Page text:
I think that you have to take in to consideration how your individual body works (when are you most hungry?), your family schedule, and what kind of eating schedule makes you happiest. If you are forcing yourself to eat bigger meals earlier in the day when you are not hungry and trying to make yourself "not eat after dinner" for no particular reason, then I really can't see it being a lasting lifestyle change.
Take a few days to keep an eye on how you are feeling, when you are most hungry, and then decide if you would prefer to make your earlier meals smaller to leave room for a couple of meals / snacks in the evening.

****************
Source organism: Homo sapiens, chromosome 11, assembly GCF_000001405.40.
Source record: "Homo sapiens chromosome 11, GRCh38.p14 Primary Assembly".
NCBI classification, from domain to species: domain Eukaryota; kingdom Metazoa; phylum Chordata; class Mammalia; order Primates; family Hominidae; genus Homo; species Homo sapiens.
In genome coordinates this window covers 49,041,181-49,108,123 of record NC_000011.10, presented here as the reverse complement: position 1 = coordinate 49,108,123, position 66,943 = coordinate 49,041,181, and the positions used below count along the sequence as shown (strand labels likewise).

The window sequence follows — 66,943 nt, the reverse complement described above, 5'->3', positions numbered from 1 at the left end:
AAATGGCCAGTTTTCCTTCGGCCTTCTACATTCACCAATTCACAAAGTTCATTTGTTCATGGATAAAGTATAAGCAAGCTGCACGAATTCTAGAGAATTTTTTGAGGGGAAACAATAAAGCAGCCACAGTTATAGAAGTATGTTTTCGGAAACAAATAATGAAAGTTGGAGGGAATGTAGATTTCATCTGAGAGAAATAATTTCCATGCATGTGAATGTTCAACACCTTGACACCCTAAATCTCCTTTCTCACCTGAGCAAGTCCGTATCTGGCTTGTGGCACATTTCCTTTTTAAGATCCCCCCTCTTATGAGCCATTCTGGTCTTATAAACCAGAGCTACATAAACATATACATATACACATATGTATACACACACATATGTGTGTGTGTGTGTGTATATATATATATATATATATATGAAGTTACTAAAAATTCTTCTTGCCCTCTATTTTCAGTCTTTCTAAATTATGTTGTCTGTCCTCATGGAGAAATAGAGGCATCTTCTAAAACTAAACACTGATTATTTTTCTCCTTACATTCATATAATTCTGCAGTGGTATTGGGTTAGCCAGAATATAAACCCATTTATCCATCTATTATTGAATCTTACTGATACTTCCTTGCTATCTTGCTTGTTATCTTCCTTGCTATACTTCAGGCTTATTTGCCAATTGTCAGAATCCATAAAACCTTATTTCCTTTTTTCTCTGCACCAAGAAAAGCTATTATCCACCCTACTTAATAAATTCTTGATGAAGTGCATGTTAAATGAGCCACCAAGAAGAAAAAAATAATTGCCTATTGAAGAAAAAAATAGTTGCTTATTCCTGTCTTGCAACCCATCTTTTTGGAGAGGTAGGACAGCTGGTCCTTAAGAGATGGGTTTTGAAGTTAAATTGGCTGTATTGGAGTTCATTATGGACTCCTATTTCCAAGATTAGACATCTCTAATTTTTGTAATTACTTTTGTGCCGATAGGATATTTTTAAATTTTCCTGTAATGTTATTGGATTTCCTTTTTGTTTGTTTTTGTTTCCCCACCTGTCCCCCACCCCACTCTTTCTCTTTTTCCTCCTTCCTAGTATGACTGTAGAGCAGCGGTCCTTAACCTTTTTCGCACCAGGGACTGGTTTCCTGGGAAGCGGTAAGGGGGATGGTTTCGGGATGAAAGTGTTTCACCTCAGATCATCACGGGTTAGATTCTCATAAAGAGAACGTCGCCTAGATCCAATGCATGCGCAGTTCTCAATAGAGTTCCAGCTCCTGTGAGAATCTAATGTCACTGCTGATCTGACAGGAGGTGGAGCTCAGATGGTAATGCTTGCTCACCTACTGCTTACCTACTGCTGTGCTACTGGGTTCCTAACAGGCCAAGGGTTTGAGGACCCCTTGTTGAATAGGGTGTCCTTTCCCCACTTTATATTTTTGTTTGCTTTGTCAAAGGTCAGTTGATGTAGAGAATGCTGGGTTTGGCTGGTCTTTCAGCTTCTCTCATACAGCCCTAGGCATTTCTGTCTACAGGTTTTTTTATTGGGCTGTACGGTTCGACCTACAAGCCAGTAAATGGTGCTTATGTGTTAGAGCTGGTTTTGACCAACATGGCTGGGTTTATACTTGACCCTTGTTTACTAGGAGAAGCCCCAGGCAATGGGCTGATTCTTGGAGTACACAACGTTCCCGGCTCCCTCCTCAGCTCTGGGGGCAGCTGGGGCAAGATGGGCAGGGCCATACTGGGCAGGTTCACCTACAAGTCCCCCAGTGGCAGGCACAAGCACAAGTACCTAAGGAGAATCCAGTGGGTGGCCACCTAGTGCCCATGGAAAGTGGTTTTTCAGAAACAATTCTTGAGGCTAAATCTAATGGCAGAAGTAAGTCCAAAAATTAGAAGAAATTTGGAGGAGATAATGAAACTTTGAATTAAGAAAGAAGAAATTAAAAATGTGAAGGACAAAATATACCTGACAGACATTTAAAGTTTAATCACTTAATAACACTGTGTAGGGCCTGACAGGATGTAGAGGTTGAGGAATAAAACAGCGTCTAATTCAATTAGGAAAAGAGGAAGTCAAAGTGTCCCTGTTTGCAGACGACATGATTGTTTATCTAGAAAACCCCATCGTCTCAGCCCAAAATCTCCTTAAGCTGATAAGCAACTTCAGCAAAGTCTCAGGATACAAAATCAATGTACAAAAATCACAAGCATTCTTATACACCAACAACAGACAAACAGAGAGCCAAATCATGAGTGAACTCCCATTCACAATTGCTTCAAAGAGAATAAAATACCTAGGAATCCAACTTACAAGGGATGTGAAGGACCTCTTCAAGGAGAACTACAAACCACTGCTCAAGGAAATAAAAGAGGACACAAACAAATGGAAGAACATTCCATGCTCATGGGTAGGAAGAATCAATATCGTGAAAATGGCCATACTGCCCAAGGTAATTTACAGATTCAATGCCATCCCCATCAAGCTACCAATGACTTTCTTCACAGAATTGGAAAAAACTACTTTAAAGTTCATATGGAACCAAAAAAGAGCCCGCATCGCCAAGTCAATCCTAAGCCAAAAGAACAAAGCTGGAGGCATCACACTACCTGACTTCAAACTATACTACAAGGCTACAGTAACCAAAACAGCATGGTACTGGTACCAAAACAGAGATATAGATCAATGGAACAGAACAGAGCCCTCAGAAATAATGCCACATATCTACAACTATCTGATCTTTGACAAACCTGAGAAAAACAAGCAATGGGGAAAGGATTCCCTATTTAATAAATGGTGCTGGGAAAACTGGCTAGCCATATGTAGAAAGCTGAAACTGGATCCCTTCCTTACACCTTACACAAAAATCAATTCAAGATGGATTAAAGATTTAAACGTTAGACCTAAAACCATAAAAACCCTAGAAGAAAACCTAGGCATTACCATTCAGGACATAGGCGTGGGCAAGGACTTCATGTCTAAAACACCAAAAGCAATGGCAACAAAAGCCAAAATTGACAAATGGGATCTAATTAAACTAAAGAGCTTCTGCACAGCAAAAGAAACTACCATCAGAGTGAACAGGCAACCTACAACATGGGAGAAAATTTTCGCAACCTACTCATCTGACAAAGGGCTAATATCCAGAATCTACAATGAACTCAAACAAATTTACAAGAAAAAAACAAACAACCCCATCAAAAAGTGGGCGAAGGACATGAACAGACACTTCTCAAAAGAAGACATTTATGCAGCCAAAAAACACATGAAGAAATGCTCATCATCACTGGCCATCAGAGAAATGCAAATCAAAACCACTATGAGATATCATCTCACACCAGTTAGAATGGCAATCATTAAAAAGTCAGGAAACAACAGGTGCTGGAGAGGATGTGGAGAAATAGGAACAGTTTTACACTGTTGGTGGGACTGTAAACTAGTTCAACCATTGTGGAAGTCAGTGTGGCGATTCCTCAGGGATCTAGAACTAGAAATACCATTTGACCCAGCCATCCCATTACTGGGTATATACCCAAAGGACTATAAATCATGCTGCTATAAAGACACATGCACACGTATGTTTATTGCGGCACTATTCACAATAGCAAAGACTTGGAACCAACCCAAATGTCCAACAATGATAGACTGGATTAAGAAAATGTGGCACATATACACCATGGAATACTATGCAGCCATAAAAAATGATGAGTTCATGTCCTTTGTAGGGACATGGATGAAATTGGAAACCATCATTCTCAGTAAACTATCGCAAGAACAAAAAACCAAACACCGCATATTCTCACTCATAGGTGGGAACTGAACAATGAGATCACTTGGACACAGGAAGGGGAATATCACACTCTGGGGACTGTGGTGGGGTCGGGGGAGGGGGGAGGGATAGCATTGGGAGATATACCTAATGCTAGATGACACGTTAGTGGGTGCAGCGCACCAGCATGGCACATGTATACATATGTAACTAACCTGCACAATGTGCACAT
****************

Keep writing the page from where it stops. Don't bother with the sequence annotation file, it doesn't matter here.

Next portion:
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I have trouble with late eating, too. I think a great part of that is because I worked nights for 20+ years, and it seems the normal thing to do. I'm not especially hungry in the mornings, although I have to have some kind of solid (or semisolid) food to get my meds and supplements down.
I agree with JERF in that brushing my teeth somehow seems to nip the temptation. If I want something later on, I like tea. Once in a while I'll eat one of those little mini cheese rounds. If I'm *craving*, however, that's no different based upon the hour of the day than it would be at any other time. If I just -want- something, I have to be stern and tell myself "no". Or I suggest something to myself that's not "snacky", and if it's refused, that's it. Only if I'm really hungry, which is rare, will I eat something not-a-snack after 8 or 9 pm (I don't go to sleep until well after midnight most nights).